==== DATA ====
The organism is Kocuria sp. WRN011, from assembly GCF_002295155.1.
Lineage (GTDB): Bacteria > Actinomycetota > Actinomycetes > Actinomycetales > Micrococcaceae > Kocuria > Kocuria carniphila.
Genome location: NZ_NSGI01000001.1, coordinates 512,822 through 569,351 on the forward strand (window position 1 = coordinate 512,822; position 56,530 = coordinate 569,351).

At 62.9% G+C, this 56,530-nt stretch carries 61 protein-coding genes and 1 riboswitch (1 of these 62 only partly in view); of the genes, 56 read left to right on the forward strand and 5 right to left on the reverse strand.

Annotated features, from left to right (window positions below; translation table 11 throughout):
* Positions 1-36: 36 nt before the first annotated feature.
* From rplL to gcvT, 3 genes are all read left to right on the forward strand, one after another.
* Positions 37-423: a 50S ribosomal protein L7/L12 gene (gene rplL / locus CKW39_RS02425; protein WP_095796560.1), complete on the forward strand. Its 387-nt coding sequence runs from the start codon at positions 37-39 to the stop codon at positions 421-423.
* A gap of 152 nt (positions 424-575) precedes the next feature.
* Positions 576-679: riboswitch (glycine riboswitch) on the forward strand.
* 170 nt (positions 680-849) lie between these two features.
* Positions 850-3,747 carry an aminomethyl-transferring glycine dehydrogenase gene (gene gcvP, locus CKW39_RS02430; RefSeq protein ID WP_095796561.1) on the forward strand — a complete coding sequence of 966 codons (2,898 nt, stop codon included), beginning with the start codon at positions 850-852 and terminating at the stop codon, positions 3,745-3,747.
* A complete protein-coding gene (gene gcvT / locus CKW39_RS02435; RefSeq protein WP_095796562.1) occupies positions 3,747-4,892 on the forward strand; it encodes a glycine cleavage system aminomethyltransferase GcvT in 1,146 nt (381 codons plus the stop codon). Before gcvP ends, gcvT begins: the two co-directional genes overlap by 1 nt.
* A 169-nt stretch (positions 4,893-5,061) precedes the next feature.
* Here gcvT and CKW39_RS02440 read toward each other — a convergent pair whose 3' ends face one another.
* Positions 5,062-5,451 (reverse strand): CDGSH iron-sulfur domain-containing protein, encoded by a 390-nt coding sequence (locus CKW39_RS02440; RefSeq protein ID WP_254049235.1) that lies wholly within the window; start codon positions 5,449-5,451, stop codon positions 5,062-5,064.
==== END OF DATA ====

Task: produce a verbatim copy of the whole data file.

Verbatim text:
The organism is Kocuria sp. WRN011, from assembly GCF_002295155.1.
Lineage (GTDB): Bacteria > Actinomycetota > Actinomycetes > Actinomycetales > Micrococcaceae > Kocuria > Kocuria carniphila.
Genome location: NZ_NSGI01000001.1, coordinates 512,822 through 569,351 on the forward strand (window position 1 = coordinate 512,822; position 56,530 = coordinate 569,351).

At 62.9% G+C, this 56,530-nt stretch carries 61 protein-coding genes and 1 riboswitch (1 of these 62 only partly in view); of the genes, 56 read left to right on the forward strand and 5 right to left on the reverse strand.

Annotated features, from left to right (window positions below; translation table 11 throughout):
* Positions 1-36: 36 nt before the first annotated feature.
* From rplL to gcvT, 3 genes are all read left to right on the forward strand, one after another.
* Positions 37-423: a 50S ribosomal protein L7/L12 gene (gene rplL / locus CKW39_RS02425; protein WP_095796560.1), complete on the forward strand. Its 387-nt coding sequence runs from the start codon at positions 37-39 to the stop codon at positions 421-423.
* A gap of 152 nt (positions 424-575) precedes the next feature.
* Positions 576-679: riboswitch (glycine riboswitch) on the forward strand.
* 170 nt (positions 680-849) lie between these two features.
* Positions 850-3,747 carry an aminomethyl-transferring glycine dehydrogenase gene (gene gcvP, locus CKW39_RS02430; RefSeq protein ID WP_095796561.1) on the forward strand — a complete coding sequence of 966 codons (2,898 nt, stop codon included), beginning with the start codon at positions 850-852 and terminating at the stop codon, positions 3,745-3,747.
* A complete protein-coding gene (gene gcvT / locus CKW39_RS02435; RefSeq protein WP_095796562.1) occupies positions 3,747-4,892 on the forward strand; it encodes a glycine cleavage system aminomethyltransferase GcvT in 1,146 nt (381 codons plus the stop codon). Before gcvP ends, gcvT begins: the two co-directional genes overlap by 1 nt.
* A 169-nt stretch (positions 4,893-5,061) precedes the next feature.
* Here gcvT and CKW39_RS02440 read toward each other — a convergent pair whose 3' ends face one another.
* Positions 5,062-5,451 (reverse strand): CDGSH iron-sulfur domain-containing protein, encoded by a 390-nt coding sequence (locus CKW39_RS02440; RefSeq protein ID WP_254049235.1) that lies wholly within the window; start codon positions 5,449-5,451, stop codon positions 5,062-5,064.